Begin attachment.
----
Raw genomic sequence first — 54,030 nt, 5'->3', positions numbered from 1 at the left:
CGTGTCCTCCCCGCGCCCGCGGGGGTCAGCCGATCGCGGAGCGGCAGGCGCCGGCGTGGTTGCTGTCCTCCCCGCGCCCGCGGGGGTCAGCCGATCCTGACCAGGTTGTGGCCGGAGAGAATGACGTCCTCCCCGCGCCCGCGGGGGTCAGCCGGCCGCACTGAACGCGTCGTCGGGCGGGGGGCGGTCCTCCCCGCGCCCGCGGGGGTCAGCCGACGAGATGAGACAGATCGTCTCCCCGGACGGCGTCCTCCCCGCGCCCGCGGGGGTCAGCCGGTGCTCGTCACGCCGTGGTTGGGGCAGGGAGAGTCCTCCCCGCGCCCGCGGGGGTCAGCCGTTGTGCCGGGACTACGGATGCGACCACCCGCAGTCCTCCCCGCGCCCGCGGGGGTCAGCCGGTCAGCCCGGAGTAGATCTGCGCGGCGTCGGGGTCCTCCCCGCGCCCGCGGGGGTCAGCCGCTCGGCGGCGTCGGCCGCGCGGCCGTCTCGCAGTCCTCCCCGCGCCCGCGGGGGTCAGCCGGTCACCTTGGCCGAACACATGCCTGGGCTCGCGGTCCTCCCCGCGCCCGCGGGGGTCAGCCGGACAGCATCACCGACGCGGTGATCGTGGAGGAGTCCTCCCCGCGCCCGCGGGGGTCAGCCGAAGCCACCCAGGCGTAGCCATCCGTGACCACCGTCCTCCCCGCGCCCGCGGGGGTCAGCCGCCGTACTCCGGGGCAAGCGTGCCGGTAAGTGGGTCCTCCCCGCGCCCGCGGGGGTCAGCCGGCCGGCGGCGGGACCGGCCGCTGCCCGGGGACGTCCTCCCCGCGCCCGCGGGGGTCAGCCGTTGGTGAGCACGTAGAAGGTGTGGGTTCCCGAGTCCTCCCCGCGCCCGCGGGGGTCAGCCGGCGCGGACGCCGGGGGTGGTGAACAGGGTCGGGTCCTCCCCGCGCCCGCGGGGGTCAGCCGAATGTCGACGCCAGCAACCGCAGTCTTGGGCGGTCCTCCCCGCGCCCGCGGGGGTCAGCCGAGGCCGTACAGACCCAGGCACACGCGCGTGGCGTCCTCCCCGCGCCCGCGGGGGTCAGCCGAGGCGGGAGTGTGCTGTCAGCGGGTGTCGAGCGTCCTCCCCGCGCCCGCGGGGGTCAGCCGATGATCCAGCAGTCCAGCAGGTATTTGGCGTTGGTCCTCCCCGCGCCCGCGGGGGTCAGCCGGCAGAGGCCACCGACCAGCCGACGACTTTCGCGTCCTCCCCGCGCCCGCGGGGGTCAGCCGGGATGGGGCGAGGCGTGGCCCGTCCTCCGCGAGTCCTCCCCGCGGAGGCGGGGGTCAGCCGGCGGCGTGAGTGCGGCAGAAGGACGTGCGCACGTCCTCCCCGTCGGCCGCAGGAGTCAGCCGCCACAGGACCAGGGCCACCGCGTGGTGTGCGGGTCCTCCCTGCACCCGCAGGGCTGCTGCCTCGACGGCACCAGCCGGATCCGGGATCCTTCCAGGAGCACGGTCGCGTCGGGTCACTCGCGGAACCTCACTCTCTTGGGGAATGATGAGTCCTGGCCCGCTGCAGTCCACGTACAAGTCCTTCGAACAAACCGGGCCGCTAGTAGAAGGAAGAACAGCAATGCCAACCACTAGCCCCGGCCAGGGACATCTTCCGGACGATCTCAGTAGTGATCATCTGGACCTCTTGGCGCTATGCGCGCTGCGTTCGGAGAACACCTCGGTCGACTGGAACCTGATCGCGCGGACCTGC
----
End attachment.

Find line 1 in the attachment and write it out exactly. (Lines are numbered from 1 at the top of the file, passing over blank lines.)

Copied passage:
Raw genomic sequence first — 54,030 nt, 5'->3', positions numbered from 1 at the left: